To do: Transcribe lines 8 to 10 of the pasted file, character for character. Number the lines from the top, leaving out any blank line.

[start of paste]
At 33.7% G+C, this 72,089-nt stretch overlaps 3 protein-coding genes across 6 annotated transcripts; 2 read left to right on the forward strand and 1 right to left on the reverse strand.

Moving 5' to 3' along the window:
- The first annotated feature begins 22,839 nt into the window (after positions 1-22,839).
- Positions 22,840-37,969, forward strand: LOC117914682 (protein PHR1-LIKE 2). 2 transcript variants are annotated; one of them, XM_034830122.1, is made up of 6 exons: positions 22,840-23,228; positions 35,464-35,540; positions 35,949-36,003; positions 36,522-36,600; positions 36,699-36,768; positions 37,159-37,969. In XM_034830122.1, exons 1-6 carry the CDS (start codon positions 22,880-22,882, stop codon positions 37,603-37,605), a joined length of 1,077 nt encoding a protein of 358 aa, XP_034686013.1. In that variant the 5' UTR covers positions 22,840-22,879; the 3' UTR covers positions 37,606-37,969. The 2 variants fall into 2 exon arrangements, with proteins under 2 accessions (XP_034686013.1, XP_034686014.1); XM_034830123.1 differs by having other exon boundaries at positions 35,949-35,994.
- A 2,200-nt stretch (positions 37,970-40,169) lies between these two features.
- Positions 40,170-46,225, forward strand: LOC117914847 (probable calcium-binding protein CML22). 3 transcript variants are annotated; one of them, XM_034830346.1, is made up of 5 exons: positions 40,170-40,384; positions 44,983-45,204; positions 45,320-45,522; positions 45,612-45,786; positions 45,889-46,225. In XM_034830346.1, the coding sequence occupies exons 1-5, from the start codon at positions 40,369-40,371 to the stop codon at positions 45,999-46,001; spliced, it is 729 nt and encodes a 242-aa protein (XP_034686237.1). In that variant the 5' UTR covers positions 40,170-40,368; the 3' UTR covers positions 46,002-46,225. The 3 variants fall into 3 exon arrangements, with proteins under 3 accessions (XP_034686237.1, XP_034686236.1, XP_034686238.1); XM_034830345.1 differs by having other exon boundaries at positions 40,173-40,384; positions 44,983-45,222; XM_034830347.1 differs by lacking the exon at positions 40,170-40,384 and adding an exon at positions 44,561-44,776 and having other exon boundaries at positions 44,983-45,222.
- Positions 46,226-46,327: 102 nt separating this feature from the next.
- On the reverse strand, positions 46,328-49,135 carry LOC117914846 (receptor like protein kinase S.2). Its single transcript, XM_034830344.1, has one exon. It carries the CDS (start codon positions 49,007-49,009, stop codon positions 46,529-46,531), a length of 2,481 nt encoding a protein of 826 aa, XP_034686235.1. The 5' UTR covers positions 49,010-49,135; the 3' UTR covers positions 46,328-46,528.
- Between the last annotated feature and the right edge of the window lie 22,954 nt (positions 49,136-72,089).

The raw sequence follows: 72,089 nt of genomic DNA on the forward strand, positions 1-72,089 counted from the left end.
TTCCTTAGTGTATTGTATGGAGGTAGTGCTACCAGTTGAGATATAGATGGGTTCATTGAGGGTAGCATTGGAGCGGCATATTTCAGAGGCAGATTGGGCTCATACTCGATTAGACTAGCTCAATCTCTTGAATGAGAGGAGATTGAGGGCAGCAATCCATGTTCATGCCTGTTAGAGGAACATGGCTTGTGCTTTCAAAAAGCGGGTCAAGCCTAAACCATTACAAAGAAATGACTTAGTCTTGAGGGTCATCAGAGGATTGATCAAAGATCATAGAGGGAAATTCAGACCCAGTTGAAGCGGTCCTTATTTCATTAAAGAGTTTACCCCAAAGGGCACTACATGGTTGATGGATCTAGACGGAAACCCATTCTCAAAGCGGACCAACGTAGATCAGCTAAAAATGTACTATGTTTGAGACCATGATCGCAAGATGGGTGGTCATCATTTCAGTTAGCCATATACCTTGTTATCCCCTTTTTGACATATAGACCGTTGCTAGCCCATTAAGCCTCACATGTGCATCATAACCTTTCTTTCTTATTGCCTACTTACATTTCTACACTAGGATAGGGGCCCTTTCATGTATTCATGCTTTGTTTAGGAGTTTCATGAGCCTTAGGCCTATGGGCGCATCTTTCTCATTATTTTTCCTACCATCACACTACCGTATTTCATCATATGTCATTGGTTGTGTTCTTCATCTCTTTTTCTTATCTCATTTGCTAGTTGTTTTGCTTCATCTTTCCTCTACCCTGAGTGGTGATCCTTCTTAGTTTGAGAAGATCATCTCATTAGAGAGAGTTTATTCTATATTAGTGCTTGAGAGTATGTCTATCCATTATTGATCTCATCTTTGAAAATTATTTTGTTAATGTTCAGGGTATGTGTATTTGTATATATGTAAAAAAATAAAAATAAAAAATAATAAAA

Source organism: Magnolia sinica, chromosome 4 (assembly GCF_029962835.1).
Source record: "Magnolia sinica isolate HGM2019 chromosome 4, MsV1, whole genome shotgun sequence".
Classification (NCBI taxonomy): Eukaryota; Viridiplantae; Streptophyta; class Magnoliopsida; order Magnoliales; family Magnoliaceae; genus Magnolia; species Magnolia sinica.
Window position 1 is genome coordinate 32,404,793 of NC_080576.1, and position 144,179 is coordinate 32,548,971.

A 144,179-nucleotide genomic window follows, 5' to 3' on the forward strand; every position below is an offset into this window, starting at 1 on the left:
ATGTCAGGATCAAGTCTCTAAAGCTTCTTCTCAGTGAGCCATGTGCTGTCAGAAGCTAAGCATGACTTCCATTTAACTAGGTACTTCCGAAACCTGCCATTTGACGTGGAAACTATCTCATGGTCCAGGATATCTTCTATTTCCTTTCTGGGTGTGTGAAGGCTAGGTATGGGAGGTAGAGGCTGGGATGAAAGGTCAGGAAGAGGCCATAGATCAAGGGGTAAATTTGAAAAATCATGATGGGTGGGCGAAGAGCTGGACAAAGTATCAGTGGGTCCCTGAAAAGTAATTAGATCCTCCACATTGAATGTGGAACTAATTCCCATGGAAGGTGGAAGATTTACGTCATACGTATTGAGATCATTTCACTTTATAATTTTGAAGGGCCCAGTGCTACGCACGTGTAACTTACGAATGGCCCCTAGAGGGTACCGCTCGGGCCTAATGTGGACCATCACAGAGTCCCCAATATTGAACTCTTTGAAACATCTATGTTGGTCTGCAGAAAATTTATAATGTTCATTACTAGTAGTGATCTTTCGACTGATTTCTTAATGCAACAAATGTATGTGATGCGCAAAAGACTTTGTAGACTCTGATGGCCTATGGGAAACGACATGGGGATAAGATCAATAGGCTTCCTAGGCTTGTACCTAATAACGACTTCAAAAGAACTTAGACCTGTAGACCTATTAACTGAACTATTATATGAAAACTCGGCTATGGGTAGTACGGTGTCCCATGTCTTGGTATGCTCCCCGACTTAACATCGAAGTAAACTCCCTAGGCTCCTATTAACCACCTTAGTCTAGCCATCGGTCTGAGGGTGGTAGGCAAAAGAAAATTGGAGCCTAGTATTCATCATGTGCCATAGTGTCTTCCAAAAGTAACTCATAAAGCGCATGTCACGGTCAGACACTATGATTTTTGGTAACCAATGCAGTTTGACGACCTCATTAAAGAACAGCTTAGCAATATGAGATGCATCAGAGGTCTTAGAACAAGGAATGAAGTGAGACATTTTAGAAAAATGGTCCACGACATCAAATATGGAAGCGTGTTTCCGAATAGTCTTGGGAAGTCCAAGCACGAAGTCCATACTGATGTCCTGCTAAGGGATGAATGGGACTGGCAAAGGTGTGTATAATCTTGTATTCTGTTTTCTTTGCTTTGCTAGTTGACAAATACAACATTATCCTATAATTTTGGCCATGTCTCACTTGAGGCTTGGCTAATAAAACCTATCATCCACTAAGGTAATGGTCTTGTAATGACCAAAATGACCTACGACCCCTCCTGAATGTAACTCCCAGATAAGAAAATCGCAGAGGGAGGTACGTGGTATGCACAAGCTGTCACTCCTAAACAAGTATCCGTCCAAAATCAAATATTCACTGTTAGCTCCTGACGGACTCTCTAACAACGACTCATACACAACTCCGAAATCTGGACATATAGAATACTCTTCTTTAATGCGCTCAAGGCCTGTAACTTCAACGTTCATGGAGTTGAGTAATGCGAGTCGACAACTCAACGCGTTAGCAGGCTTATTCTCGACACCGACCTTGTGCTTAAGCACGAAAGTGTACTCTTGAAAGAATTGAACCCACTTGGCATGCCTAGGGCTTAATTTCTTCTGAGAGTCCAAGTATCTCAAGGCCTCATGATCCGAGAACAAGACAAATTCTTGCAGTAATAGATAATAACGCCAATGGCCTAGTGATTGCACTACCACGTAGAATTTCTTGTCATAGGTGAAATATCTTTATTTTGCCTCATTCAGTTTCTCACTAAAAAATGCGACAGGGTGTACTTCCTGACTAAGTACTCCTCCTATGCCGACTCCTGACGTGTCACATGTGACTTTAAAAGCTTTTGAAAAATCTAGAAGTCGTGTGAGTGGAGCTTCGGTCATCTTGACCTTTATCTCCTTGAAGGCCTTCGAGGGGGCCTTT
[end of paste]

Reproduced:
- On the reverse strand, positions 46,328-49,135 carry LOC117914846 (receptor like protein kinase S.2). Its single transcript, XM_034830344.1, has one exon. It carries the CDS (start codon positions 49,007-49,009, stop codon positions 46,529-46,531), a length of 2,481 nt encoding a protein of 826 aa, XP_034686235.1. The 5' UTR covers positions 49,010-49,135; the 3' UTR covers positions 46,328-46,528.
- Between the last annotated feature and the right edge of the window lie 22,954 nt (positions 49,136-72,089).

The raw sequence follows: 72,089 nt of genomic DNA on the forward strand, positions 1-72,089 counted from the left end.